As we’ve explained, the Senate Leadership bill to “repeal and replace” the ACA includes a cap on federal Medicaid payments to states with two budget dials: a limit on annual growth and a separate reduction for states that spend more on their Medicaid beneficiaries. These dials are designed to lower federal spending, and it turns out that they work as intended.
Consider yesterday’s CBO estimate of federal Medicaid spending under the Senate Better Care Reconciliation Act in the years 2027-2036. You’ll remember that CBO had previously estimated that under the bill, the federal government would spend 26% less in 2026 than it would under current law. The new CBO estimate is that ten years later, the federal government will spend 35% less.
Why? The bill doesn’t bend the cost curve it just bends the federal government spending downward, shifting costs and risks to states. The Senate Leadership bill dials down the annual growth rate from CPI-M (projected at 3.7%) or CPI-M plus 1 (4.7%) in 2024 to CPI-U (projected at 2.4%) in 2025 and leaves it there each year thereafter, in perpetuity. Over time, those small percentage point changes produce huge swings in funding. The result is a steep—35% drop in federal payments to states in 2036 – down from an already huge shortfall ($160 billion, or 26%, in 2026).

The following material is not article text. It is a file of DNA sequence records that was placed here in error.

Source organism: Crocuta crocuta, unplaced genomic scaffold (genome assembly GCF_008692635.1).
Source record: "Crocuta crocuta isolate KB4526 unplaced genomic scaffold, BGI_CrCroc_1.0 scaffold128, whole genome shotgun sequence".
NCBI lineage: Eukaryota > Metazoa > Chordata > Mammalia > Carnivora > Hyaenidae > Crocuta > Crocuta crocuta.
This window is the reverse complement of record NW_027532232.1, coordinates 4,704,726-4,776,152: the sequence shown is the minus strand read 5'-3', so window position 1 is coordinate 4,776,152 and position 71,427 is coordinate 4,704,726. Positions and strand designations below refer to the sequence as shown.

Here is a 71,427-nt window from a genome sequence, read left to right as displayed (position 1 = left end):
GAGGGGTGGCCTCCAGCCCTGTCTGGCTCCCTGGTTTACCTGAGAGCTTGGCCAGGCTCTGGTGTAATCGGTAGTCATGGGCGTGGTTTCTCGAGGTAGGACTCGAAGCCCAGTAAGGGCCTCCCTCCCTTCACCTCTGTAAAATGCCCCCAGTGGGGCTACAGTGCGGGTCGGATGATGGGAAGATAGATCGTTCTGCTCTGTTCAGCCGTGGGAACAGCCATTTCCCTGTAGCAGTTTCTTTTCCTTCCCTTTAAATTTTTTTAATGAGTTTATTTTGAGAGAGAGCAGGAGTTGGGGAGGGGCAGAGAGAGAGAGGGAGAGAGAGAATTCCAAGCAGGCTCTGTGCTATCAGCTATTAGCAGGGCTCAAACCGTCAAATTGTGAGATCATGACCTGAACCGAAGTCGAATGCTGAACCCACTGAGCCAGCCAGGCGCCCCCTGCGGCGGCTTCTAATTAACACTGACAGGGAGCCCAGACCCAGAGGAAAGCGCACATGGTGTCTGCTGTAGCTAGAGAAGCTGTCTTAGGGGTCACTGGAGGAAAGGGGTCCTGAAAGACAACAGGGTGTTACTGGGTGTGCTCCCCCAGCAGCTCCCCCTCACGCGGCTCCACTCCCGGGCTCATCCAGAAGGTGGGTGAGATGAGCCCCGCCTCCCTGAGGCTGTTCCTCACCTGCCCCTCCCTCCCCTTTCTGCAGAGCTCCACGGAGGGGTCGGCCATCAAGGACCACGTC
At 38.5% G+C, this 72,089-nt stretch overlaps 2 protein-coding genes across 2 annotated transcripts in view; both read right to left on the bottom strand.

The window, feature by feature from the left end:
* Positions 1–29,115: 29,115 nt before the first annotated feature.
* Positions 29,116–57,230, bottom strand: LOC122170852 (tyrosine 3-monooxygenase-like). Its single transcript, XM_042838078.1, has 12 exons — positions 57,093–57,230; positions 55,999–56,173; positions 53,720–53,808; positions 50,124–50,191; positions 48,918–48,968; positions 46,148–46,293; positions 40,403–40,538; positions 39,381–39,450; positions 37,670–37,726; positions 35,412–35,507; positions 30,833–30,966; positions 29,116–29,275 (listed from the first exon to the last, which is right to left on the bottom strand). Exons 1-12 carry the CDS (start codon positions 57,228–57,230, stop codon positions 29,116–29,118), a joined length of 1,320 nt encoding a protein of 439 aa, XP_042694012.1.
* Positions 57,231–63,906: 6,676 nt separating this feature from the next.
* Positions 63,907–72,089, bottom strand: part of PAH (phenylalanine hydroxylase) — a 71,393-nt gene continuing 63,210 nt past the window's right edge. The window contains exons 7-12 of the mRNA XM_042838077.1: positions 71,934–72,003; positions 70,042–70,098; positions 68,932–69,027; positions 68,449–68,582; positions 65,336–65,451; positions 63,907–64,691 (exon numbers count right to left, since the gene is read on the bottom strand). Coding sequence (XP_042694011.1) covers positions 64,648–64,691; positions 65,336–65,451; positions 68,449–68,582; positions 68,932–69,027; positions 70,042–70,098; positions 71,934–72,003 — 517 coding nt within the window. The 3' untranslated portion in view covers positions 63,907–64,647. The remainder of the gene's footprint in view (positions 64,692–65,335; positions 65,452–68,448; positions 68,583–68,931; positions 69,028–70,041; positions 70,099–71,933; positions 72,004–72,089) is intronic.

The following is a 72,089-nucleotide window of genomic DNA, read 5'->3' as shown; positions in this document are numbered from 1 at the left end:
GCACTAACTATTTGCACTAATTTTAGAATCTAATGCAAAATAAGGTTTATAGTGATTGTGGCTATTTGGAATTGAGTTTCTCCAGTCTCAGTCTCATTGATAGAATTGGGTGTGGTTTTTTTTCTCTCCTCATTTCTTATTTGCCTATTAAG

The point is not whether the right number is 35% in 2036. As CBO emphasizes, the estimate is “inherently inexact.” The point is that the annual growth rate of the cap can—and surely will—be dialed down to achieve federal budget targets, just as the Senate Leadership dialed down the House version of the cap in 2025 and beyond. As Governor Ducey of Arizona wrote to Congress: “this policy change will result in the single largest transfer of risk ever from the federal government to the states.” States will be left to pick up the pieces. Their choices are not good – raise new revenues, find money elsewhere in their budgets, or reduce spending on Medicaid by cutting payments to providers and managed care plans, discontinuing optional services, and/or restricting enrollment.
Of course, what can be dialed down can be dialed up, and then down again. The Senate Leadership may decide, for tactical reasons, that these cuts in federal Medicaid spending are too deep and return to a higher growth rate in 2025 in order to improve their bill’s chances of enactment. But once the cap is in place, it becomes a permanent budget platform that will be irresistible for federal policymakers looking for “savings” to keep their hands off. Just dial down the growth rate next year or the year after as federal budget priorities require.
In short, the only winner from a Medicaid cap is the federal legislator who gets to shift the funding taken out of Medicaid to fund his/her favorite tax cut or spending project. It’s is a bad deal for states, localities, providers, and children and families. Not just in the short term. Not just in the long run. Forever.